Too little focus on
lifestyle, preventing symptoms in peripheral artery
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[May 11, 2017] By
(Reuters Health) - Many patients with
peripheral artery disease, a common cause of chronic disability and
mobility limitations in the elderly, aren't counseled on lifestyle
changes and medications that can help prevent symptoms from worsening, a
U.S. study suggests.
Researchers examined data from 2005 to 2012 in a nationally
representative sample of 1,982 patients with peripheral artery
disease (PAD), which restricts blood flow to the limbs and
extremities. They found consistently low use of recommended
medications and lifestyle counseling to relieve symptoms and prevent
complications like infections, open sores, strokes and heart
"Patients with PAD tend to receive less guideline-recommended
treatment than patients with coronary artery disease, even though
PAD is an even bigger risk factor for death," said study co-author
Dr. Joseph Ladapo of the David Geffen School of Medicine at the
University of California, Los Angeles.
"The surprising finding is that the quality of care patients with
PAD receive did not appear to improve over time," Ladapo said by
About 200 million people worldwide have peripheral artery disease,
researchers note in the Journal of the American College of
Often, patients with the condition find it painful to walk and
experience significant limitations in daily life as symptoms worsen,
Ladapo said. Medications to prevent blood clots, control blood
pressure and lower cholesterol can help stall the course of the
disease, as can diet and exercise changes.
During the eight-year study period, the estimated number of annual
clinic visits for PAD climbed from 2.7 million at the start to 3.4
million by the end.
Overall, just 36 percent of patients took aspirin or other drugs
recommended to prevent blood clots, only 33 used statin medications
to lower cholesterol and 28 percent got medications commonly
recommended to control blood pressure, the study found.
The picture for lifestyle modifications looked even worse: a mere 22
percent of patient visits included exercise or diet counseling and
for smokers, just 36 percent of visits included counseling or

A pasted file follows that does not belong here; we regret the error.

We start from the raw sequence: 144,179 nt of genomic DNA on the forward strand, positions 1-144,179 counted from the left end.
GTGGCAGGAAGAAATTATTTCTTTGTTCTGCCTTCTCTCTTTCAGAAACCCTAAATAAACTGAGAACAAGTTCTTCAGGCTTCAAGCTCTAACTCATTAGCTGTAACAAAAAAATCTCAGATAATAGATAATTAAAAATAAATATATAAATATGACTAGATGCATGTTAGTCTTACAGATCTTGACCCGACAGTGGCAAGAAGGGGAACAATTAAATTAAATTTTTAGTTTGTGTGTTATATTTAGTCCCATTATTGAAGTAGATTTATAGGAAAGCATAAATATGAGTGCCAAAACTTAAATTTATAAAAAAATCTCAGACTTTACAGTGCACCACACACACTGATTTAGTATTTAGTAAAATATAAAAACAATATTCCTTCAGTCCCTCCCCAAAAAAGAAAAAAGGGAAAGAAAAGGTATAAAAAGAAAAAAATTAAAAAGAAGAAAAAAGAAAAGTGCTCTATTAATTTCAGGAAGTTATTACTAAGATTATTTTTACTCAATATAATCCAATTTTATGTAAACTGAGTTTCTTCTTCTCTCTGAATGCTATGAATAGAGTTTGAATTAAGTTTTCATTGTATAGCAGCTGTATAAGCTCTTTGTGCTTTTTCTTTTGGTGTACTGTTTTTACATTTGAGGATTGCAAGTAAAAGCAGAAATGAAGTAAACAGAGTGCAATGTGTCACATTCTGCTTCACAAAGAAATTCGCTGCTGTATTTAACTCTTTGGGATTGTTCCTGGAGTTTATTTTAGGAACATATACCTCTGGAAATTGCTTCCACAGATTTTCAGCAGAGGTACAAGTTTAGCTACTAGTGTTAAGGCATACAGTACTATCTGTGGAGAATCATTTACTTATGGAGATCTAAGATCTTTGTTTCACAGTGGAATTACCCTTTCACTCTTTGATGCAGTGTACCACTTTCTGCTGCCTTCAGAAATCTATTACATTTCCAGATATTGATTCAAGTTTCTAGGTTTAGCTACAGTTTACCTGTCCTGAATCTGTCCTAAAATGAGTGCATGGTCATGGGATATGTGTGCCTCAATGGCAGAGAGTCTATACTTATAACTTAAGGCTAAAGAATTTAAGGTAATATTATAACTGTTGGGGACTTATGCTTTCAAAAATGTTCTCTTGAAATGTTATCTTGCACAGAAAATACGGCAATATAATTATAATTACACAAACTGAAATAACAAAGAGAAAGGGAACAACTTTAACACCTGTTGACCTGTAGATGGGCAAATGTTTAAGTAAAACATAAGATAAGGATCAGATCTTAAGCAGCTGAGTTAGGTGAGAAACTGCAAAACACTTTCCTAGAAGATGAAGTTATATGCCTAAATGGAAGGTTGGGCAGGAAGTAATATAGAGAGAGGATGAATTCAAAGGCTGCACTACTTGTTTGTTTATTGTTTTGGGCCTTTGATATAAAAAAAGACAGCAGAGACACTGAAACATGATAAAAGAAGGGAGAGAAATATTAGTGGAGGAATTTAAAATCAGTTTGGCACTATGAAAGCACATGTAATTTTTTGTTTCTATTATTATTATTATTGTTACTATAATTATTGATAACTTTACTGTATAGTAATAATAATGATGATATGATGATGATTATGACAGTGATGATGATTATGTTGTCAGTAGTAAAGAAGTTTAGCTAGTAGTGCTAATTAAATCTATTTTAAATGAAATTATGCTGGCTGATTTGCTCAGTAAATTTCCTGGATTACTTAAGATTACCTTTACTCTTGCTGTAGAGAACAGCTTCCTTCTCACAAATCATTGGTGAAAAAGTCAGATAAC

medication to help with cessation.
Slightly more than 20 percent of patients saw cardiologists for the
condition, and this proportion was little changed over the study
About 24 percent of the patients in the study had coronary artery
disease in addition to PAD, and they tended to be more likely to see
cardiologists and to receive more recommended medications and
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For example, the subset of patients with coronary artery disease
were more than twice as likely to take anti-clotting drugs and
medications to lower blood pressure and cholesterol than the people
in the study who only had PAD.
One limitation of the study is that researchers lacked data on the
severity of patients' symptoms or other medical conditions that
might influence whether they took certain recommended medications,
the authors note.
Still, the results add to evidence suggesting that doctors need to
do a better job of educating patients with PAD about medication and
lifestyle changes that can often improve their mobility and quality
of life, said Dr. William Hiatt, author of an accompanying editorial
and a researcher at the University of Colorado School of Medicine in
"These patients are all symptomatic - when they walk their leg
starts to cramp up and they rest to relieve discomfort," Hiatt said
in a phone interview. "The problem is they don't realize it's
blockage due to systematic (hardening of arteries) and they don't
get help because they chalk it up to old age."
SOURCE: http://bit.ly/2q6AsUK and http://bit.ly/2qUaqXn Journal of
the American College of Cardiology, online May 1, 2017.
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